Hmm. This is certainly interesting.
I must say, I’m quite unsure of how I feel about this one. On one hand, it’s a fun, light-hearted story of standing out with all one’s quirks and unique personality. It’s a feel-good story. It makes you feel… dare I say it? It makes you feel wonderful.
On the other hand, WONDEFUL FEELS LIKE THIS, unfortuantely, offers nothing new that I have not seen before.
This saddens me, it does. Because, really and truly, the synopsis offers something fresh and new and interesting. And does it deliver? No, no, and yes. It’s not fresh or new, but it did hold my attention. Somewhat. It honestly depends on whether you’ve read countless stories about fitting in despite bullying and finding your people. If you haven’t, then you might enjoy this waaay more than I did. But I’ve just seen too much of the same subject matter recycled ’round and ’round for this to stick out.
But let’s talk some positives, shall we?
The writing is quite beautiful. Some descriptions made me pause and read over the sentence several times because the way the words are put together is uniquely arresting. So, in terms of new and original material? The writing style gets the points for that.
But. And, in regards to the writing style, there is a big but I must address, unfortunately. (stop giggling. I’m trying to review here. Sheesh). The sentences did feel, more often than not, quite choppy and disjointed. I would get the impression that several words are deleted or that the words are paper-mached over each other without rhyme or reason. But, I do keep in mind that this book is translated from Swedish. So, I guess I could cut it some slack? Yeah. Let’s be fair.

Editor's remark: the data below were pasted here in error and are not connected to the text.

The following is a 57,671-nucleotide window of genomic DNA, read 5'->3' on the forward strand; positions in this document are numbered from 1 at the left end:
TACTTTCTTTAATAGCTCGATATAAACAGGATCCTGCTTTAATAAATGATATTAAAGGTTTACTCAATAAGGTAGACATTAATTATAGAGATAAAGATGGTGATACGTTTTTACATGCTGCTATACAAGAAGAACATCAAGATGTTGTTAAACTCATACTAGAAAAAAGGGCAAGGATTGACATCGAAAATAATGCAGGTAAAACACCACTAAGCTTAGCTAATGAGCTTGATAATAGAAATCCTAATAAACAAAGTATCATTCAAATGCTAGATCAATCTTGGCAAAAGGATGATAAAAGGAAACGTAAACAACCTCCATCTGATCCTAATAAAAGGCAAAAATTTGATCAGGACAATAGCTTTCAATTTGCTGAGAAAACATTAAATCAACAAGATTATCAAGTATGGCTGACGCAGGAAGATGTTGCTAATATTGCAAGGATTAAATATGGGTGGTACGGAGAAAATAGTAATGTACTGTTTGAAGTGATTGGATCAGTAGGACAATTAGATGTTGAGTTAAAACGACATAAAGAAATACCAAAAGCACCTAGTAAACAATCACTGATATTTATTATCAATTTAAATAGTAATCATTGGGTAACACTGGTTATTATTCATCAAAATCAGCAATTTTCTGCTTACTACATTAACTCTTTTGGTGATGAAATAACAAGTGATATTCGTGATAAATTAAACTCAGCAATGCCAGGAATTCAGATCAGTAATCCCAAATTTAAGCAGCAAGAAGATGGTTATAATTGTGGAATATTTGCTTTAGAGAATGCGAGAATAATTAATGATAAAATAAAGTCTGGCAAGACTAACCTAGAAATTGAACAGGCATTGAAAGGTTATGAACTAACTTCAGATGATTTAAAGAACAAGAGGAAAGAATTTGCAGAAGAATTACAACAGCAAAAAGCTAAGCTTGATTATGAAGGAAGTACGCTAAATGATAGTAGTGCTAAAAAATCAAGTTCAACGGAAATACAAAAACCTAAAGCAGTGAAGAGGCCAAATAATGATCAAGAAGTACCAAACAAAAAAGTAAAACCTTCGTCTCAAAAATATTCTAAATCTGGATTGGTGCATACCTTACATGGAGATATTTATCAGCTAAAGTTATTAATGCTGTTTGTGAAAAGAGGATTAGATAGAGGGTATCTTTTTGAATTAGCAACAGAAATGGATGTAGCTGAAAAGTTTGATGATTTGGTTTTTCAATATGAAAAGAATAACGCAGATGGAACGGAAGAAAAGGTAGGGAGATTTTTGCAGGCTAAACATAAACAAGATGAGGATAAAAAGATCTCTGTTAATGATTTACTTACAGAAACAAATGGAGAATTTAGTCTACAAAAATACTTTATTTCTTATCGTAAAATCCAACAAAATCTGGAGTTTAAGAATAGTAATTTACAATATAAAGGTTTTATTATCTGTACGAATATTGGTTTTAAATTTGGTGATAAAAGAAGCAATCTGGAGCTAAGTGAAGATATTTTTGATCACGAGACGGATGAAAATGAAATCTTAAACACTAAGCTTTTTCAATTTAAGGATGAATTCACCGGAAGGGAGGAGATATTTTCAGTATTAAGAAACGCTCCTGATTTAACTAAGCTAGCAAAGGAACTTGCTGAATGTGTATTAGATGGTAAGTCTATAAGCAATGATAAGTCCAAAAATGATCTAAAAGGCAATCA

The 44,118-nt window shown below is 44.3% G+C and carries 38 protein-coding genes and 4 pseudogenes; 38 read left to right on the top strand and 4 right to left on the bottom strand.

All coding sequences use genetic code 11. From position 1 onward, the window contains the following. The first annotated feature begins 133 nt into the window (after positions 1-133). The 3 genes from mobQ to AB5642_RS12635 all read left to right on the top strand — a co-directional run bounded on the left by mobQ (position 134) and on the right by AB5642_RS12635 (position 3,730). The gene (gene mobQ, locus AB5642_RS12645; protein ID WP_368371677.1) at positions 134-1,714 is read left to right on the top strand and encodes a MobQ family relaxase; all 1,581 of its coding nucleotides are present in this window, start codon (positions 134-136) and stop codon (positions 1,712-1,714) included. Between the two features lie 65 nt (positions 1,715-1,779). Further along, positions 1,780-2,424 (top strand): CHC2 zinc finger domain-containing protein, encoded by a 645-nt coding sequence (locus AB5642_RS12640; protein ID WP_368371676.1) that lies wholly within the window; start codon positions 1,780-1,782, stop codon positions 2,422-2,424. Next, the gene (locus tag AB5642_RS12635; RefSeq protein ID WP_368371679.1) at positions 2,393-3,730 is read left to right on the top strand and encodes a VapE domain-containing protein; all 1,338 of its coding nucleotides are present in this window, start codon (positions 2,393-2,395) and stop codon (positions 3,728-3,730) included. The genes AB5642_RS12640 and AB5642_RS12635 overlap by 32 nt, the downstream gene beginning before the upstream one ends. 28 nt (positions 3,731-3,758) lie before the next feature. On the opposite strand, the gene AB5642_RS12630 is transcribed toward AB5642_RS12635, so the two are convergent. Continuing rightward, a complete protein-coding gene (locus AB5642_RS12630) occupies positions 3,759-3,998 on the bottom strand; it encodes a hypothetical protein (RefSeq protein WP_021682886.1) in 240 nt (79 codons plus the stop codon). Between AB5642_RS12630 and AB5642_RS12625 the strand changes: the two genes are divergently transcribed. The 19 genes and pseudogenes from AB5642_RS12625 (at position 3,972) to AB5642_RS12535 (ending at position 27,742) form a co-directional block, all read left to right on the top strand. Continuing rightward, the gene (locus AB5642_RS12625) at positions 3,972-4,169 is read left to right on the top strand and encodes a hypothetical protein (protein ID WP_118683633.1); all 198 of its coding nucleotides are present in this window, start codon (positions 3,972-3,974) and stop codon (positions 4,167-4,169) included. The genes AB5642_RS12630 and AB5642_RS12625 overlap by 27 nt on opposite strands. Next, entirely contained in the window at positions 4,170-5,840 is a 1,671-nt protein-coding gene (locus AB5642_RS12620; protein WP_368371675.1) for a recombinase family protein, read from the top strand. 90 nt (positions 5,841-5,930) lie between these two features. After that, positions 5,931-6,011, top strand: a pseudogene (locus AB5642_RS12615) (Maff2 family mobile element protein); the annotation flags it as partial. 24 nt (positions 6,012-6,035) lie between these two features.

The choppy writing did not affect my rating, so rest assured.
So, I realize I haven’t talked characters yet, so allow me to. Steffi is an interesting character. One of the qualities that I like most about her is that despite being constantly put down by her classmates, she never lets go of what she likes, never changes or tries to change to impress them or get them to stop. She simply tries to strengthen herself to defend herself. Not pressure herself into changing. Not force herself into the wrong mold. And I respect this very, very much.
Alvar is a pleasant surprise He is an old man nearing 90 years of age and a former jazz musician, and is basically Steffi’s newfound role model and cheerleader. Although, I must admit, I felt almost disconnected from Steffi’s storyline and more invested in Alvar’s flashback history. Whoops.
So. Overall, WONDERFUL FEELS LIKE THIS is a light story and one that makes you feel wonderful (sorry. I’ll stop with the cringe-y puns). Definitely recommended if contemporary feel-good stories and jazz history are your thing (or your jam? Because it’s jazz and jazz is.. no? Nothing? Sheesh.)
But in all seriousness, I quite liked this one. Really.
Thank you, Flatiron, for sending me an ARC in exchange for my honest review!